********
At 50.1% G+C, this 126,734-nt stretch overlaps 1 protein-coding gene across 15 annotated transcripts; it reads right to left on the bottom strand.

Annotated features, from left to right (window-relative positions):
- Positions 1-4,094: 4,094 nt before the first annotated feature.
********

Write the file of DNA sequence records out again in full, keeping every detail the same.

At 50.1% G+C, this 126,734-nt stretch overlaps 1 protein-coding gene across 15 annotated transcripts; it reads right to left on the bottom strand.

Annotated features, from left to right (window-relative positions):
- Positions 1-4,094: 4,094 nt before the first annotated feature.